• Jupiter - the king of the planets is also rising at about the same time. It is brighter than any star in the sky, by a wide margin (though fainter than Venus), and it can really stand out.

Other than that, there aren't really that many objects rising in the East at the time you specify that could really stand out.

There are a couple of useful ways to tell the two apart:

  • Sirius is a bright white object - perhaps with a subtle bluish tinge to it, whereas Jupiter has a slight yellow tint to it.
  • Jupiter is currently rising in the North-East, and can get very high in the sky at the moment from the northern hemisphere, whereas Sirius rises in the South-East, and doesn't get that high (though that does depend on location).
  • Sirius tends to twinkle, and 'flicker', as its light is disturbed by air currents, whereas Jupiter remains very steady - perhaps not twinkling at all.

As mentioned earlier, the best method is usually to use software like Stellarium, which will tell you exactly where everything is, and hopefully give you a definitive answer to which object it is.

  • $\begingroup$ Bingo. Southwest USA, definitely not South, so it must be Jupiter that comes up so brightly in the East. TNX. $\endgroup$
    – SDsolar
    May 28, 2018 at 4:38

A good way to get to know what is visible at your location is to use a software that maps the sky. One such free software is Stellarium available for all platforms. You can easily either find your place (or a nearby place) in its built in database of locations or alternatively provide the longitude/latitude for your location. With such software you will be able to see the sky map in real time and hence figure out what everything is.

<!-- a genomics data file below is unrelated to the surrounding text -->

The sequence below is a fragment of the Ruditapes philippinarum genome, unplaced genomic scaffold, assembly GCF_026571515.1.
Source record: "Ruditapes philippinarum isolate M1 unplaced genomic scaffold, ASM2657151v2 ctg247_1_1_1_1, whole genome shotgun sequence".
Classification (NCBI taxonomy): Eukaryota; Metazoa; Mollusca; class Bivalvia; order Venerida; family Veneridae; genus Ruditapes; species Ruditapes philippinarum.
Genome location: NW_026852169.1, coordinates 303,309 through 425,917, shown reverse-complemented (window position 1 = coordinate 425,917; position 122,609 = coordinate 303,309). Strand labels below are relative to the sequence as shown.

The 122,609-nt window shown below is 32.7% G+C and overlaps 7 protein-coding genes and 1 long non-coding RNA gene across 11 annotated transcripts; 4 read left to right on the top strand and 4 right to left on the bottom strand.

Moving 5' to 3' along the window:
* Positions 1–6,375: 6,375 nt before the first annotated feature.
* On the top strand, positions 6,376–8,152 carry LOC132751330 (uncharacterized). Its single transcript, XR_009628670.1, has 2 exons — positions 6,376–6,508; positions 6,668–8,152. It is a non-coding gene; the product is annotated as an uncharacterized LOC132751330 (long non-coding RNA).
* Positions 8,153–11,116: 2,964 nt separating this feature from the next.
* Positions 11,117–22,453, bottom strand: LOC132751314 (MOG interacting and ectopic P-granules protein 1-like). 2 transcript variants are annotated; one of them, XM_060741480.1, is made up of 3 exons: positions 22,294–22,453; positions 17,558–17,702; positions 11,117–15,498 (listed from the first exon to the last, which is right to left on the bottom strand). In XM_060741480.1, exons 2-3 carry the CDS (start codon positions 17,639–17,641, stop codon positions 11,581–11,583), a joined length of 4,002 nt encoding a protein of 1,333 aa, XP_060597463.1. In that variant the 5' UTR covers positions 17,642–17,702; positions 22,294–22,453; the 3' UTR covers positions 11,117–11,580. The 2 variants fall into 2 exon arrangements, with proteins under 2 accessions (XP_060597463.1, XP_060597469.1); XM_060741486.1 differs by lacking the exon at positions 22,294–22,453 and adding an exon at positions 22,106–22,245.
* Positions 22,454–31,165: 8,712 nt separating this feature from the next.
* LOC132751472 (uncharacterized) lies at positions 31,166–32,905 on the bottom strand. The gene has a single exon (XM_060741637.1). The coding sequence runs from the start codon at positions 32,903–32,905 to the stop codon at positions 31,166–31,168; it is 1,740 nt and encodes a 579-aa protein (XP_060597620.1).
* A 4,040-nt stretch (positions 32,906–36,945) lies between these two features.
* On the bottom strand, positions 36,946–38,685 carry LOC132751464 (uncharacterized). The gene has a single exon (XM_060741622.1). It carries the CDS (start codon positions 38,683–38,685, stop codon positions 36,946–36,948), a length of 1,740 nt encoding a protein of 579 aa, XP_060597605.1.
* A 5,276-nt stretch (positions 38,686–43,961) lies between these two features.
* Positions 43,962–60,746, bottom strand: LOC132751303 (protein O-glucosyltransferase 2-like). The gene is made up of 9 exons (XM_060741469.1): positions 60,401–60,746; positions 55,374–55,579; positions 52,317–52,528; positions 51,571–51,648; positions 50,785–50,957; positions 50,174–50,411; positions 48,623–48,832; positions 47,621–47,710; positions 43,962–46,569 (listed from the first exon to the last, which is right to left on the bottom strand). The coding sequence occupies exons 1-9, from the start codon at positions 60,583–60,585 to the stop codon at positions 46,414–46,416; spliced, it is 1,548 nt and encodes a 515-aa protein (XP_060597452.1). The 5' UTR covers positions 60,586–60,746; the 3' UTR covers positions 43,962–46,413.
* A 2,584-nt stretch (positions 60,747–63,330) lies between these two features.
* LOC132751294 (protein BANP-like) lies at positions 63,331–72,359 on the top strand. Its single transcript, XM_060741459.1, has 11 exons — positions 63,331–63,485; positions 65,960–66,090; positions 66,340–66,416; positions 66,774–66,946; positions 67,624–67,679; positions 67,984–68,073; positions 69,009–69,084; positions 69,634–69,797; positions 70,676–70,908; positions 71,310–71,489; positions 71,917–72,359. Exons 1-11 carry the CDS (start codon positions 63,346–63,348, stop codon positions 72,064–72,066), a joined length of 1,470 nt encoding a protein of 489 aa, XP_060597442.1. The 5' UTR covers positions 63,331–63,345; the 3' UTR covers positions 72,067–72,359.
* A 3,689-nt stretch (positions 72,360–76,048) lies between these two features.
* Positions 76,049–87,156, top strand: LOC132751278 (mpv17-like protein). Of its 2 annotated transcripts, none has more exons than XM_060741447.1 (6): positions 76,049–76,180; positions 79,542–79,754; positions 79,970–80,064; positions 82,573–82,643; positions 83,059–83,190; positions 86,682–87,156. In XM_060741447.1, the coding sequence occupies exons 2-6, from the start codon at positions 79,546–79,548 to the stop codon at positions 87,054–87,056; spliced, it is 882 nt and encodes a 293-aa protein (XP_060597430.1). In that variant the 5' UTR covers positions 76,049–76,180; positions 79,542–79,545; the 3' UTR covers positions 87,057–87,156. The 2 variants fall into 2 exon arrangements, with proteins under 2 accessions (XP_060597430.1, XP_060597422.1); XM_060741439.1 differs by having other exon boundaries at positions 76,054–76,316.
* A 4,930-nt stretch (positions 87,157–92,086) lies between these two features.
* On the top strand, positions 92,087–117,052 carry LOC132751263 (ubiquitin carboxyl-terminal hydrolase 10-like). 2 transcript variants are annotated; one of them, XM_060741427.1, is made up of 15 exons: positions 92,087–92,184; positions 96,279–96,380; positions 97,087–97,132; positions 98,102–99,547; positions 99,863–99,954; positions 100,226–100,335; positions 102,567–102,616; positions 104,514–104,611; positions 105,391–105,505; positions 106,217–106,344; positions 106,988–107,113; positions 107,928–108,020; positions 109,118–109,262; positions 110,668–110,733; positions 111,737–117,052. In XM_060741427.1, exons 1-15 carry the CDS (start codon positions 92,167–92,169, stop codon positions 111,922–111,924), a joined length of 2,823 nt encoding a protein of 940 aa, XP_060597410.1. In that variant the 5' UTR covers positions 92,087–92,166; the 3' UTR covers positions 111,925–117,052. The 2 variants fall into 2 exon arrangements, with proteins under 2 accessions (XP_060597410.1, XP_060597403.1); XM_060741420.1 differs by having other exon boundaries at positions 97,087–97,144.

There's a link on the very page you link to for other planets that shows Jupiter apparently rising about 7 or 8 pm so that may be it. The article says "Watch for the moon to swing near Jupiter on December 18 and December 19." so if that bright object is near the moon on those dates that is probably what you are looking at.

Stellarium is a great free program for viewing positions of planets and stars.


A "(very) bright star is still up even though it's midnight (6 hours after sunset)." in the east at this time of year is likely Sirius, the brightest star in the sky.


Isn't this star almost certainly Capella? As Vega begins to set early in the west, Capella is rising in the east. It looks yellowish-white to me, and is in the constellation Auriga.

Sirius is more south I think, and it would be easy to tell if the star is Sirius since it will be below Orion.

  • $\begingroup$ Be aware that this is question is now over 3 years old. Please add a reference or proof that your information is relevant for that time as planets are changing position and the visible part of the sky varies with the season. $\endgroup$ Dec 15, 2016 at 23:56
  • $\begingroup$ Are you serious? Does Capella ever change the constellation that it is in? Capella is a a star, not a planet. Same with respect to Sirius' location. $\endgroup$
    – Josh
    Dec 17, 2016 at 5:56
  • $\begingroup$ Yes, I am serious. The person asking the question was not sure what it was, and that can be either a star or a planet. The constellations visible at night-time are also different depending on what time of the year it is. $\endgroup$ Dec 18, 2016 at 22:08